Essential supplies had been placed on the floe about 100 yds. from the ship, and there we set about making a camp for the night. But about 7 p.m., after the tents were up, the ice we were occupying became involved in the pressure and started to split and smash beneath our feet. I had the camp moved to a bigger floe about 200 yds. away, just beyond the bow of the ship. Boats, stores, and camp equipment had to be conveyed across a working pressure-ridge. The movement of the ice was so slow that it did not interfere much with our short trek, but the weight of the ridge had caused the floes to sink on either side and there were pools of water there. A pioneer party with picks and shovels had to build a snow-causeway before we could get all our possessions across. By 8 p.m. the camp had been pitched again. We had two pole-tents and three hoop-tents. I took charge of the small pole-tent, No. 1, with Hudson, Hurley, and James as companions; Wild had the small hoop-tent, No. 2, with Wordie, McNeish, and McIlroy. These hoop-tents are very easily shifted and set up. The eight forward hands had the large hoop-tent, No. 3; Crean had charge of No. 4 hoop-tent with Hussey, Marston, and Cheetham; and Worsley had the other pole-tent, No. 5, with Greenstreet, Lees, Clark, Kerr, Rickenson, Macklin, and Blackborrow, the last named being the youngest of the forward hands.

“To-night the temperature has dropped to —16° Fahr., and most of the men are cold and uncomfortable. After the tents had been pitched I mustered all hands and explained the position to them briefly and, I hope, clearly. I have told them the distance to the Barrier and the distance to Paulet Island, and have stated that I propose to try to march with equipment across the ice in the direction of Paulet Island. I thanked the men for the steadiness and good morale they have shown in these trying circumstances, and told them I had no doubt that, provided they continued to work their utmost and to trust me, we will all reach safety in the end. Then we had supper, which the cook had prepared at the big blubber-stove, and after a watch had been set all hands except the watch turned in.” For myself, I could not sleep. The destruction and abandonment of the ship was no sudden shock. The disaster had been looming ahead for many months, and I had studied my plans for all contingencies a hundred times. But the thoughts that came to me as I walked up and down in the darkness were not particularly cheerful. The task now was to secure the safety of the party, and to that I must bend my energies and mental power and apply every bit of knowledge that experience of the Antarctic had given me. The task was likely to be long and strenuous, and an ordered mind and a clear programme were essential if we were to come through without loss of life. A man must shape himself to a new mark directly the old one goes to ground.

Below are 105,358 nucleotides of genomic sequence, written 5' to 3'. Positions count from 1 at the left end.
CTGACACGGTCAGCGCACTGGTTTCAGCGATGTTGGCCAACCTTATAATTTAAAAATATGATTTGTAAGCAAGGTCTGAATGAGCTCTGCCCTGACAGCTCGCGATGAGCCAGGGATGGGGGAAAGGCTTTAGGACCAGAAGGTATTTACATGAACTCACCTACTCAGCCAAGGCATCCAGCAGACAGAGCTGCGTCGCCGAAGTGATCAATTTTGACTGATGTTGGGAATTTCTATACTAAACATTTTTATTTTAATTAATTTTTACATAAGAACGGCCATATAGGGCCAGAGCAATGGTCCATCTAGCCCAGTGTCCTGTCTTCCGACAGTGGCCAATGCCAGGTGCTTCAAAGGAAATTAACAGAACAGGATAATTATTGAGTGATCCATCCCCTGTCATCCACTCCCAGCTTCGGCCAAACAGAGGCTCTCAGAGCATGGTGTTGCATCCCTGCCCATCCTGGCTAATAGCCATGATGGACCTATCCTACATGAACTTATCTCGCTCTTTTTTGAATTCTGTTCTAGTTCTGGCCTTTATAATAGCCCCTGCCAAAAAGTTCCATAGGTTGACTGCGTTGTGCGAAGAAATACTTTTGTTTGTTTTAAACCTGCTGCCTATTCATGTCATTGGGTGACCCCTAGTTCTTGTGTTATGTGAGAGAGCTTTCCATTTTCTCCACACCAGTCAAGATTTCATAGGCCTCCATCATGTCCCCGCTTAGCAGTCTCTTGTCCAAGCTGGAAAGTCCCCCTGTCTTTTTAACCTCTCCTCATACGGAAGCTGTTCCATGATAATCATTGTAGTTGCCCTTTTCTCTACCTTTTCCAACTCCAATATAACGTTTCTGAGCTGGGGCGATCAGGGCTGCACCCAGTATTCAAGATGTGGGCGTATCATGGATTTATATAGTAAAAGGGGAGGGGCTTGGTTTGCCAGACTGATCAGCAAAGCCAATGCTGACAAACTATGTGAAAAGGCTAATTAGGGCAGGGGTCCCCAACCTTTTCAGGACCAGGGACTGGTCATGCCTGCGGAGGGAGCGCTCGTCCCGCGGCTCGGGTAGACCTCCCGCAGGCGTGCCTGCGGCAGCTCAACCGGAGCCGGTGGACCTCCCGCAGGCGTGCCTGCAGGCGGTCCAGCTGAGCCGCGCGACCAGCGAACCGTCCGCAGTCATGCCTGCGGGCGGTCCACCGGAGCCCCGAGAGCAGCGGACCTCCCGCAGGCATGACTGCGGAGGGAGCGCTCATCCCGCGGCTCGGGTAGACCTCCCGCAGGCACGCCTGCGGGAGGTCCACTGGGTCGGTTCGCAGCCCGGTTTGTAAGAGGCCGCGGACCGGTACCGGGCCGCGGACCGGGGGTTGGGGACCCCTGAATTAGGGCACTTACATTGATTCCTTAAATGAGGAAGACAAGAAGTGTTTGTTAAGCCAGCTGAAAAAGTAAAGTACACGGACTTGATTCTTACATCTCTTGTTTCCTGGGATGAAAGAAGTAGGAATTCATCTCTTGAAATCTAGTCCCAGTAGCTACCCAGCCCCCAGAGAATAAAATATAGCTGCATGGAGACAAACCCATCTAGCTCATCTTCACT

At midnight I was pacing the ice, listening to the grinding floe and to the groans and crashes that told of the death-agony of the Endurance, when I noticed suddenly a crack running across our floe right through the camp. The alarm-whistle brought all hands tumbling out, and we moved the tents and stores lying on what was now the smaller portion of the floe to the larger portion. Nothing more could be done at that moment, and the men turned in again; but there was little sleep. Each time I came to the end of my beat on the floe I could just see in the darkness the uprearing piles of pressure-ice, which toppled over and narrowed still further the little floating island we occupied. I did not notice at the time that my tent, which had been on the wrong side of the crack, had not been erected again. Hudson and James had managed to squeeze themselves into other tents, and Hurley had wrapped himself in the canvas of No. 1 tent. I discovered this about 5 a.m. All night long the electric light gleamed from the stern of the dying Endurance. Hussey had left this light switched on when he took a last observation, and, like a lamp in a cottage window, it braved the night until in the early morning the Endurance received a particularly violent squeeze. There was a sound of rending beams and the light disappeared. The connexion had been cut.

#Endurance #Shackleton #Antarctica #1915 #hundredyearsago

Previous: A Dirge for the Ship: Endurance October 1-26, 1915…

Leave a Reply

Be the First to Comment!

Notify of